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Tuesday, December 14, 2010
Don't call Knicks-Celtics a rivalry

By Ian Begley



GREENBURGH, N.Y -- One team won the NBA title in 2008, reached the Finals again in 2010 and currently owns the best record in the Eastern Conference.

The other hasn't won a playoff game in the last nine seasons.

No, Knicks-Celtics isn't a rivalry. At least not according to Mike D'Antoni and Amare Stoudemire.


AP Photo/Winslow Townson
Is the Knicks' historic rivalry with the Celtics back on? Not yet, Amare Stoudemire says.


The Knicks, winners of eight straight, trail Boston by four games in the Atlantic Division. They'll enter Wednesday's game against the Celtics brimming with confidence. But, according to D'Antoni, they don't have the credentials to call it a present-day rivalry.

"We haven't done anything yet," D'Antoni said Tuesday after practice at the team's facility. "Wait until we do something and wait until we've threatened them. I don't think [the Celtics are] thinking, 'Oh what a threat this team is.' So we're not there yet."

The Knicks have done plenty in the past five weeks, however, winning 13 of 14 to rebound from a troubling 3-8 start.

They'll face a Celtics team on a 10n-game winning streak. Boston leads the NBA in field-goal percentage and assists and is allowing just 91 points per game, tied with the Heat for the lowest total in the league.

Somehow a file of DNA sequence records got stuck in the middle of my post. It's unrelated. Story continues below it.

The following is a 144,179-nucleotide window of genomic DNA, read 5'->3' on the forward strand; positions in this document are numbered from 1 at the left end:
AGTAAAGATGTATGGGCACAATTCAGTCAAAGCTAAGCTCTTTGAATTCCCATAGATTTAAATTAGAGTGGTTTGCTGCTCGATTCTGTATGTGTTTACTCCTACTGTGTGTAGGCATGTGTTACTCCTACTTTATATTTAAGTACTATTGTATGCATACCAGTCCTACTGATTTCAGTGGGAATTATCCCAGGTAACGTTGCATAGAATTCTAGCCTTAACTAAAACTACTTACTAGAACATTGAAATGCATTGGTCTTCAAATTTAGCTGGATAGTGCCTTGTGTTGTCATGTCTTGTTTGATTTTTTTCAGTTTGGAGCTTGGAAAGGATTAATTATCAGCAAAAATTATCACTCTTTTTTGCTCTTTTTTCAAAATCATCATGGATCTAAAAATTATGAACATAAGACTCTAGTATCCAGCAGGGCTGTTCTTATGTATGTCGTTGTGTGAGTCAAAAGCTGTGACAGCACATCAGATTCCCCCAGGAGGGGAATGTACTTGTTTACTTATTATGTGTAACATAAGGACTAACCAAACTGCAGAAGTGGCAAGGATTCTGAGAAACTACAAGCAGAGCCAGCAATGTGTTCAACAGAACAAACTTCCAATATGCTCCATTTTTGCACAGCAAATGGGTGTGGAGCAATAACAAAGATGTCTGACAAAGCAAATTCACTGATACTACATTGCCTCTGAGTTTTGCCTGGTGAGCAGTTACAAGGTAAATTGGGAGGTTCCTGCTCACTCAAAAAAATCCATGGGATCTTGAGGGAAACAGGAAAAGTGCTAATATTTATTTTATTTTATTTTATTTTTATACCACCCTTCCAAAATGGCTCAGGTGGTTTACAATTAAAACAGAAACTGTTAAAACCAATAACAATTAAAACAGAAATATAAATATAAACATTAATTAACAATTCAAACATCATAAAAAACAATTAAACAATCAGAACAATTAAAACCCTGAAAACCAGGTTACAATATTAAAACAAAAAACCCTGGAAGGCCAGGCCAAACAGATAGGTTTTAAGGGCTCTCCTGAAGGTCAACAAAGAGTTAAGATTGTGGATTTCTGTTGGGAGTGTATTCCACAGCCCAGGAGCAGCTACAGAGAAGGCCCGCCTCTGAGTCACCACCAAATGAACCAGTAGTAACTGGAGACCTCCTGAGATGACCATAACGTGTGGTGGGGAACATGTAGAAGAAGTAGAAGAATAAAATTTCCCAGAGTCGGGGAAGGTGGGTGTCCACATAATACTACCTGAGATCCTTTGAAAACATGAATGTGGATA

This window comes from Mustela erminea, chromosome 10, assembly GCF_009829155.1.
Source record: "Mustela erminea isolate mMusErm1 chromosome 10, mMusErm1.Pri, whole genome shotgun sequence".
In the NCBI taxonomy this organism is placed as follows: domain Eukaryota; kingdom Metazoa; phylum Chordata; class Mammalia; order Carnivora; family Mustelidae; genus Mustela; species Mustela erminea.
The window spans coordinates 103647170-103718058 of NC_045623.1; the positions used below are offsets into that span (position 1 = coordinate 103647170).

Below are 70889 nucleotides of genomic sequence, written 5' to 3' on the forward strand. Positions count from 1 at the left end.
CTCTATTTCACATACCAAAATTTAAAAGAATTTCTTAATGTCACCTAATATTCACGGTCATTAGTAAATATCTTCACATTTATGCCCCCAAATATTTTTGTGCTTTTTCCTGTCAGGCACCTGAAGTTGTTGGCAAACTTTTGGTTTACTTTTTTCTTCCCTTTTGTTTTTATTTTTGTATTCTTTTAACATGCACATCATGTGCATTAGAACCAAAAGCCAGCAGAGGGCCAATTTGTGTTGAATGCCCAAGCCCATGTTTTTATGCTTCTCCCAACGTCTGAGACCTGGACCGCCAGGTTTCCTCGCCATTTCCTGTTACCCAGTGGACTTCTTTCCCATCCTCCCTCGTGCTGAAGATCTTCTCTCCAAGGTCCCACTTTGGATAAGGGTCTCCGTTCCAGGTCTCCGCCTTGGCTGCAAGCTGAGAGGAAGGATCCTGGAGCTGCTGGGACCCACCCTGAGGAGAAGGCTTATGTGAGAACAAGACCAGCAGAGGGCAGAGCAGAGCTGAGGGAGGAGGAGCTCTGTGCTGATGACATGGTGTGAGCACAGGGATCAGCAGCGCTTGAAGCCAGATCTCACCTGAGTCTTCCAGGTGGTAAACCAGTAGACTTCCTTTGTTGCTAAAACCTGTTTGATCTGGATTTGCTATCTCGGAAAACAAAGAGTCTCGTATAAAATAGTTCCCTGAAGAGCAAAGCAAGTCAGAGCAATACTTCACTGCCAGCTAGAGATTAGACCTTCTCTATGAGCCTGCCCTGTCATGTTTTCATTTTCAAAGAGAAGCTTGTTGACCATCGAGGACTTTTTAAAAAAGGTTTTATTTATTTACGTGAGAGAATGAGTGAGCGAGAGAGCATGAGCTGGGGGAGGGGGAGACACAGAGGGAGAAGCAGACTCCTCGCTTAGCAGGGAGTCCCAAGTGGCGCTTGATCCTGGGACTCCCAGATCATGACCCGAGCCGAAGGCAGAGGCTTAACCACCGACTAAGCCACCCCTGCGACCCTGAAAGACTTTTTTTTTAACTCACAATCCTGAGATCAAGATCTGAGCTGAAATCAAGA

"They're playing the best in the league right now," D'Antoni said. "This will be a nice test for us."

A nice test, for sure. But a rivalry? Not so, according to Celtics captain Paul Pierce.

Pierce, speaking to reporters after Celtics practice in Waltham, Mass., on Tuesday morning, dismissed the idea that the Knicks and Celtics are rivals.

"It's a rivalry?" Pierce asked with a big grin. "Man, y'all are letting me in on all the new stuff, all the talk. I didn't know we had a rivalry going.

"Hey, if that's what y'all want it to be, if it'll sell more tickets and get more viewers, then I guess so," Pierce added. "[The media makes] up the rivalries, we don't. To be honest, New York is playing well, they're in our division, and both teams are streaking, so it's going to be an exciting game."

The Knicks are a different team than the one that took the floor in the teams' first meeting, a 105-101 Boston win in the second game of the season. They lead the league in scoring (108.5 ppg) thanks in large part to Stoudemire, who has scored 30 or more points in a franchise-record eight straight games. They also are the top shot-blocking team in the NBA, averaging 6.76 a game.

But even with their improved play, Stoudemire isn't ready to call Knicks-Celtics a rivalry. He said on Tuesday that the Knicks needed to earn more "respect" around the league before they can rekindle any rivalries.

"We gotta make our mark first before we start any rivalry," he said. "[We're] just getting started regaining some respect here as a team; we got no room to start rivalries right now."